Last week, I presented at the CBC’s “A Night With Our Stars“, held at Westbooks. I’ve attended this event before, but never presented, since my first novel came out only last year. It’s quite something − twenty writers, three minutes each, one insistent rattle to tell you when you’ve rambled on for too long, and on top of all this, the acute sense of strangeness at being billed as a ‘star’.
But what a great way of bringing children’s writers together with teachers and librarians and other people interested in children’s literature. I got to talk about my books (for only slightly longer than three minutes. I knew my propensity for speed-talking would come in handy some day − so there, speech therapist!), catch up with other writers, chat to teachers, sign some books, and I even found a few people who admitted in hushed tones to a fondness for poetry. I knew they were out there somewhere.
Thanks to Westbooks and the CBC for hosting this great event. Hope to see again you next year!
This is the flowering eucalypt at the bottom of our driveway.
I love this tree, because every time I arrive home, this is what I hear:
But suddenly there it is
right in front of you
bright and vivid
quietly waiting …
These lines are from Shaun Tan’s The Red Tree. You read them and then turn the page, and there is the tree, luminous, and the girl’s querulous face staring at it, uplifted. I’ve always loved this book; I love the movement between these lines and the image of the tree on the final page. Even though I know what’s coming, even though I’ve seen it many times now, it never fails to move me.
Have been Googling “Cleanskin” in an attempt to find reviews, blog posts etc on my poetry collection for the publisher to use in their grant acquittal.
Here’s how it goes:
Search Term: Cleanskin
Search Results: Quality Australian wines from $5.99 a bottle.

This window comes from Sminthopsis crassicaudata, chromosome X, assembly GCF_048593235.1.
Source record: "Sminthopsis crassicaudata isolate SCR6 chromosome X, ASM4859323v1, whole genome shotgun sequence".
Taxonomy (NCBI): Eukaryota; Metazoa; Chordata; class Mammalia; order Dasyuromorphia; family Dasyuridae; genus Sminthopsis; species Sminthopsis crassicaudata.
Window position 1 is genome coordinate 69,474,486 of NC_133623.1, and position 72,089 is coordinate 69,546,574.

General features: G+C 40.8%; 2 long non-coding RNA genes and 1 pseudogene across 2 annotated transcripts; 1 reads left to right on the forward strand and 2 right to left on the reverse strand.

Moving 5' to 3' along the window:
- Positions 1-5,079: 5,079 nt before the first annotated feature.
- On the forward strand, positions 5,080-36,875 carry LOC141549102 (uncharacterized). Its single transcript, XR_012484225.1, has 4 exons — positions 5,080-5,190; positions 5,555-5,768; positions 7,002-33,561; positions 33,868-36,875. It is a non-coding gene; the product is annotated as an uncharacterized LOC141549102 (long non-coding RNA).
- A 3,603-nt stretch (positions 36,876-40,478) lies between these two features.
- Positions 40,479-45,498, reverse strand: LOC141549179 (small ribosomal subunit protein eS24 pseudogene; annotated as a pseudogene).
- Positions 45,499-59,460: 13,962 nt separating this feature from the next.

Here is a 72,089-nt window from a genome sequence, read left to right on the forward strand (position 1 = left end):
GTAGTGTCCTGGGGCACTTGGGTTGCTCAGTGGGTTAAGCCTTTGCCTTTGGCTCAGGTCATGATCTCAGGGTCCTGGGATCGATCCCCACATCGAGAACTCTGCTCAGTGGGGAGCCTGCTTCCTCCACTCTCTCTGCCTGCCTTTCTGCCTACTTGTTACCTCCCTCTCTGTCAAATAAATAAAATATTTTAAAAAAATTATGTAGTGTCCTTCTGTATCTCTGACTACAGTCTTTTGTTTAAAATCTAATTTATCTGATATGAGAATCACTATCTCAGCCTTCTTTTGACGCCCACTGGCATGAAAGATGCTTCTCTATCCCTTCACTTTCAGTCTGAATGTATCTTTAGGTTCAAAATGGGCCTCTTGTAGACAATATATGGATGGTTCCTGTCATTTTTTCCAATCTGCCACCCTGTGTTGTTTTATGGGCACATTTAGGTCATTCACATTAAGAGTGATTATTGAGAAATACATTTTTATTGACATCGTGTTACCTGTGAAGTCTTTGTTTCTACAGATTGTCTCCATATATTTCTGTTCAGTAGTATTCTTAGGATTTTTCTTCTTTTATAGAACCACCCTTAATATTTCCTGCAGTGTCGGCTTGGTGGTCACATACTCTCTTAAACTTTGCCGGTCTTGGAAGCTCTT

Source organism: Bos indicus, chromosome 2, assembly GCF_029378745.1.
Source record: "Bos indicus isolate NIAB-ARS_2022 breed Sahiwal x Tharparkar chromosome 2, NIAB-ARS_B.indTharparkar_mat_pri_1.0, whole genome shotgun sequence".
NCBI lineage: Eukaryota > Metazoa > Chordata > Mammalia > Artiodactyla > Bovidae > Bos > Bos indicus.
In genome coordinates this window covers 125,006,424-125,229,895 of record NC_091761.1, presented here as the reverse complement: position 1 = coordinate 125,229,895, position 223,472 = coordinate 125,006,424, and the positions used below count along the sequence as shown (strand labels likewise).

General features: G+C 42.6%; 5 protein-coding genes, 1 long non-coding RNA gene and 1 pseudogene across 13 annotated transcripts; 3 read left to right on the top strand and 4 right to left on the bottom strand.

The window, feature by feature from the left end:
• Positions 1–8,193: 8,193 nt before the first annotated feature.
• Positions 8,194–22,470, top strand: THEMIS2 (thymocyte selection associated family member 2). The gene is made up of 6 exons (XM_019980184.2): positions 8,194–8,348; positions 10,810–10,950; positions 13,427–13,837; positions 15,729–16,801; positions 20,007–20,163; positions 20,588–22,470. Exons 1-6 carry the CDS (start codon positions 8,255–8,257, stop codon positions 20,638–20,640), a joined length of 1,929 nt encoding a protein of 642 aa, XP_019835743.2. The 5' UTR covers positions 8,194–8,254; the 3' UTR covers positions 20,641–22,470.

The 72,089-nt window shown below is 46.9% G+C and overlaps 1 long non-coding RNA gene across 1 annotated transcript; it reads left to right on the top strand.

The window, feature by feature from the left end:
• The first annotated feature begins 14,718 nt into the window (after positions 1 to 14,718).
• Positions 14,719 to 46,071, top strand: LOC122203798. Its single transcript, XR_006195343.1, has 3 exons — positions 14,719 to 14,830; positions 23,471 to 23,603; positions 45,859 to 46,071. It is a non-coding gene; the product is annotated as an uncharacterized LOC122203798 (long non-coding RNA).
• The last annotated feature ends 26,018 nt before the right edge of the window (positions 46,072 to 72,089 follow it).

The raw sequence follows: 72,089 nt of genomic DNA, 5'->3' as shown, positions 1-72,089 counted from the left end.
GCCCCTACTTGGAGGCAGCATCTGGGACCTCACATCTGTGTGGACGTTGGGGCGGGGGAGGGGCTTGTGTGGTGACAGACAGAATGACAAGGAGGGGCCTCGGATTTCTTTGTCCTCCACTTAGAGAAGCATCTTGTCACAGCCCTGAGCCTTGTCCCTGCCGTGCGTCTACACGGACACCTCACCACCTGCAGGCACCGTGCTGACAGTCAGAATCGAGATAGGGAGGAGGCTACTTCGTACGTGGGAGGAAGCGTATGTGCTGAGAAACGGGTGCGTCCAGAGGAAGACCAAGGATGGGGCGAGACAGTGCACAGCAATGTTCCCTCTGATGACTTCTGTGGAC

Me: Hmm, I wouldn’t mind a glass of red.
Repeat. Repeat again. Forget what I was doing in the first place.
Of course, I could just add “McKinlay” into the search string, but that wouldn’t be anywhere near as much fun.
Note to self: do not choose book titles that remind you of red wine. Alternatively, be more self-disciplined.
Thank you to ‘stillcraic’ from Wingello, NSW, who has helped me achieve a quirky little personal goal of mine – to have a book released into the wild on BookCrossing! If you don’t know about BookCrossing, get thee hence and discover its delights forthwith.
What’s more, stillcraic tells us that s/he read my little book ‘with interest’ – what more could a writer ask for? Personally, I always try to approach a book with disdain, aloofness, or a full bag of marshmallows, but each to his own, I guess.
My first volume of poetry is out, and it’s gorgeous! I just love what the designer has done with the image; I could sit and stare at it quite happily for hours. These are poems for adults, rather than children, although I do draw on some of this material in my poetry workshops.
Copies have gone out to Westerly subscribers; non-subscribers can purchase copies either through me or the Westerly Centre. For $9.95, you receive 24 pages of poetry goodness and a CD of me reading and talking about some of the poems.
It’s an incredible thing to have a little book of poems to hold in my hand, and I can’t thank Westerly and ArtsWA (who funded the project) enough for the opportunity.
It looks like the poetry planets are aligned for me at the moment. I just heard from a journal in Queensland that they’ve accepted one of my poems for their next issue, and from WritingWA that they’ve accepted my application for their ‘Writers in Libraries’ Programme, which means that at some point later this year I’ll be conducting poetry readings and talks at libraries in the Perth area.
Here’s the cover image I’ve chosen for my little book of poetry:
The artist is the marvellous Nevin Hirik. Her work is so richly evocative and I love the figurative interplay between the image and the title, Cleanskin. It was quite challenging coming up with a title, but when I sat down to look at the manuscript as a whole, I realised that many of the poems are about the body, identity, memory, the complex negotiations between the past and present. So when I came across the word ‘cleanskin’ buried in the middle of one of the pieces, it seemed apt.
More book news! I have just been contacted by the good folk at The Westerly Centre and informed that my poetry submission for their ‘emerging poets’ project has been successful. The literary journal Westerly received funding from ArtsWA to publish a small collection by a Western Australian poet who hasn’t yet published a book of poetry, and they’ve chosen mine.
My volume, entitled Cleanskin, will be published with this year’s issue of Westerly, some time in November. It will also feature a CD of me reading and discussing some of the poems. I now have to scurry around trying to choose a cover image and think of ways to sound intelligent and thoughtful.
I should probably add that this is poetry for adults, rather than children, although I do use some of my own material as a basis for teaching poetry workshops into schools.